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Tuesday, 25 October 2011
By various authors – for short story week
A charity anthology audiobook for National Short Story Week 2011 NOW AVAILABLE ON CD!
'Women Aloud' is an audio anthology of short stories written by eleven of the UK's best loved women's fiction writers.
There's something for everyone in this unique audiobook - love, laughter, thrills and chills. It will make a great gift for a friend, mum, sister, grandmother, aunt, girlfriend, wife, partner or...yourself!
Listen to stories by Trisha Ashley, Judy Astley, Elizabeth Chadwick, Rowan Coleman, Katie Fforde, Milly Johnson, Catherine King, Sophie King, Carole Matthews, Sue Moorcroft and Allie Spencer.
I’m really excited to be able to review a short story collection for Bookersatz. This one is particularly unusual since it is an audiobook, and I think it’s the first time I’ve listened to a selection of short stories rather than reading them.
There is a great balance of stories in this anthology, plenty of emotion, but plenty of humour as well. ‘A Woman Of Good Taste’ by Milly Johnson and ‘At Your Convenience’ by Sophie King were both highly amusing – the humour delivered perfectly by the chosen narrators.
The collection is also full of compassion, and I found many of the stories very moving. Sue Moorcroft’s ‘Crossing To The Other Line’ is thoughtful and touching, and Rowan Coleman’s ‘In Real Life’ is full of yearning and indecision.
From the life-affirming ‘Fox Sleeping’ by Judy Astley to the romance of ‘The One’ by Katie Fforde there is something for everyone in this collection. And if you like your stories a bit spooky and sinister, then ‘The Garden’ by Catherine King fits that bill very nicely.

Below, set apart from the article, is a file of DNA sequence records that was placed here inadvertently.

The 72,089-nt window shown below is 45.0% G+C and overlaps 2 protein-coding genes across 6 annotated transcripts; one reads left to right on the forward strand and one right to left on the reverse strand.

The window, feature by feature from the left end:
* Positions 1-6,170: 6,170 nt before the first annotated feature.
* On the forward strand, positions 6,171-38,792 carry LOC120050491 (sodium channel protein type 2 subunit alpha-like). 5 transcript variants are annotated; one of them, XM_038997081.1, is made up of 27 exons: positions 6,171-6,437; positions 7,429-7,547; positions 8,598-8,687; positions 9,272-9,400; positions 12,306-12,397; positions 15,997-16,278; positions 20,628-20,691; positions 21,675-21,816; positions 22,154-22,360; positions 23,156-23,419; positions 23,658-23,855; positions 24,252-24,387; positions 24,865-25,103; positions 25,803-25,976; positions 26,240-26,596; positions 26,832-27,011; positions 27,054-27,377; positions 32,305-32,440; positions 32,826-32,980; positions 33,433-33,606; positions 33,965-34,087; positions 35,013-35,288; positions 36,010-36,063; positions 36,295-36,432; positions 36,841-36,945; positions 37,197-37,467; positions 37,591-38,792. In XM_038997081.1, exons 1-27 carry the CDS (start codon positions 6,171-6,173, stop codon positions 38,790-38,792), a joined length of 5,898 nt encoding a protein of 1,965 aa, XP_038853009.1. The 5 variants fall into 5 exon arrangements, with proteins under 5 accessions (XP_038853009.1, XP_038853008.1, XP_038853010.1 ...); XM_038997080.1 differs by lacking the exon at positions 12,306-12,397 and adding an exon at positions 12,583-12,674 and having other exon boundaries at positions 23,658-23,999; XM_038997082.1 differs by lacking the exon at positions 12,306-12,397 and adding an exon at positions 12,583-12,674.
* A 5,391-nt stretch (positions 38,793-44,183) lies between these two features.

Everything about this double CD, from the selection of the stories to the performances of the narrators, is fantastic. I’m now sold on the idea of audiobooks – listen while you drive, while you potter in the kitchen or just sit with your feet up! The short story form works really well in this format and I recommend this collection as a delightful listening experience.
Reviewed by Helen M Hunt
You can find out more about National Short Story Week here, and you can read an interview with Rowan Coleman about the project on my main blog Fiction Is Stranger Than Fact.
Proceeds from the CD go to the Helena Kennedy Foundation
Sunday, 16 October 2011
By Cally Taylor
Beth Prince has always loved fairytales and now, aged twenty-four, she feels like she's finally on the verge of her own happily ever after. She lives by the seaside, works in the Picturebox - a charming but rundown independent cinema - and has a boyfriend who's so debonair and charming she can't believe her luck!
But Beth has a problem – in fact she has a couple of problems. None of her boyfriends has ever said they love her and it doesn't look like Aiden's going to say it either. So she takes things into her own hands, only to discover that Aiden has something very different in mind.
Things aren’t going that well at work either. Beth loves the Picturebox and has some fabulous ideas for increasing trade. But her elderly boss has never taken her up on any of them and now she wants to sell out to a chain.
Beth is a really empathetic character who specialises in getting herself into embarrassing situations, and things don’t get off to a great start when she shows herself up in front of Matt Jones, the regional director of the multiplex cinema group. The reader will really feel for her as it turns out that there’s more than one reason why she might want to impress him.
As well as a disintegrating love life and a fight to save the Picturebox, Beth also has a pushy mother and a mishap-prone best friend to contend with. The plot is well thought out and takes Beth into some situations that it’s very hard to see how she’ll get out of.